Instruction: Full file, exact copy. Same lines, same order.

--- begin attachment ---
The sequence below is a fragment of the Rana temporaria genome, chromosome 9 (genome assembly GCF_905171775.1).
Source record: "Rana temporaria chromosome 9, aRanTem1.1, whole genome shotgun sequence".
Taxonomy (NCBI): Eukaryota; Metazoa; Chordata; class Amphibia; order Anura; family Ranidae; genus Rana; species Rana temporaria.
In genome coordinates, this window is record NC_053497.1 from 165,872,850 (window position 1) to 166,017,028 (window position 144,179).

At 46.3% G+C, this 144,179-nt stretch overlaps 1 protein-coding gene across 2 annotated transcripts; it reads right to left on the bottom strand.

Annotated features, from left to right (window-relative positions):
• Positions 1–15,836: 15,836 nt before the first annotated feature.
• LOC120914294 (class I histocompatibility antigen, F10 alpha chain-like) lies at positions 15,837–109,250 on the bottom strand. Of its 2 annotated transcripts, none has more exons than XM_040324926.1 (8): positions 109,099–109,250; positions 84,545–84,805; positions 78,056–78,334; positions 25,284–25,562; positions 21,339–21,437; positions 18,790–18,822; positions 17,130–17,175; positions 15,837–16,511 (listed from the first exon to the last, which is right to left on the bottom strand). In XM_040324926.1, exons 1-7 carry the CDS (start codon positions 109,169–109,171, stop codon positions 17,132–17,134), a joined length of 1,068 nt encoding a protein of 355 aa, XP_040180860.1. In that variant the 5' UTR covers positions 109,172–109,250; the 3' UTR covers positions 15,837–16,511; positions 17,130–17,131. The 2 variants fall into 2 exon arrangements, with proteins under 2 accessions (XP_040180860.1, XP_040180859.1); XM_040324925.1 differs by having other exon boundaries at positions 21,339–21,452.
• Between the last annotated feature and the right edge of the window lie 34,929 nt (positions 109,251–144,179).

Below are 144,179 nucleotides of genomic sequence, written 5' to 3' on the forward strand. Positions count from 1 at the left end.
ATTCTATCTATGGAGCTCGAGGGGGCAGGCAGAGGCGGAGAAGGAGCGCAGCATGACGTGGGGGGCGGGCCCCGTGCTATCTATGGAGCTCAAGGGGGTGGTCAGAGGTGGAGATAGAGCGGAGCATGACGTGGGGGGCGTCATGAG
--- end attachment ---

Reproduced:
The sequence below is a fragment of the Rana temporaria genome, chromosome 9 (genome assembly GCF_905171775.1).
Source record: "Rana temporaria chromosome 9, aRanTem1.1, whole genome shotgun sequence".
Taxonomy (NCBI): Eukaryota; Metazoa; Chordata; class Amphibia; order Anura; family Ranidae; genus Rana; species Rana temporaria.
In genome coordinates, this window is record NC_053497.1 from 165,872,850 (window position 1) to 166,017,028 (window position 144,179).

At 46.3% G+C, this 144,179-nt stretch overlaps 1 protein-coding gene across 2 annotated transcripts; it reads right to left on the bottom strand.

Annotated features, from left to right (window-relative positions):
• Positions 1–15,836: 15,836 nt before the first annotated feature.
• LOC120914294 (class I histocompatibility antigen, F10 alpha chain-like) lies at positions 15,837–109,250 on the bottom strand. Of its 2 annotated transcripts, none has more exons than XM_040324926.1 (8): positions 109,099–109,250; positions 84,545–84,805; positions 78,056–78,334; positions 25,284–25,562; positions 21,339–21,437; positions 18,790–18,822; positions 17,130–17,175; positions 15,837–16,511 (listed from the first exon to the last, which is right to left on the bottom strand). In XM_040324926.1, exons 1-7 carry the CDS (start codon positions 109,169–109,171, stop codon positions 17,132–17,134), a joined length of 1,068 nt encoding a protein of 355 aa, XP_040180860.1. In that variant the 5' UTR covers positions 109,172–109,250; the 3' UTR covers positions 15,837–16,511; positions 17,130–17,131. The 2 variants fall into 2 exon arrangements, with proteins under 2 accessions (XP_040180860.1, XP_040180859.1); XM_040324925.1 differs by having other exon boundaries at positions 21,339–21,452.
• Between the last annotated feature and the right edge of the window lie 34,929 nt (positions 109,251–144,179).

Below are 144,179 nucleotides of genomic sequence, written 5' to 3' on the forward strand. Positions count from 1 at the left end.
ATTCTATCTATGGAGCTCGAGGGGGCAGGCAGAGGCGGAGAAGGAGCGCAGCATGACGTGGGGGGCGGGCCCCGTGCTATCTATGGAGCTCAAGGGGGTGGTCAGAGGTGGAGATAGAGCGGAGCATGACGTGGGGGGCGTCATGAG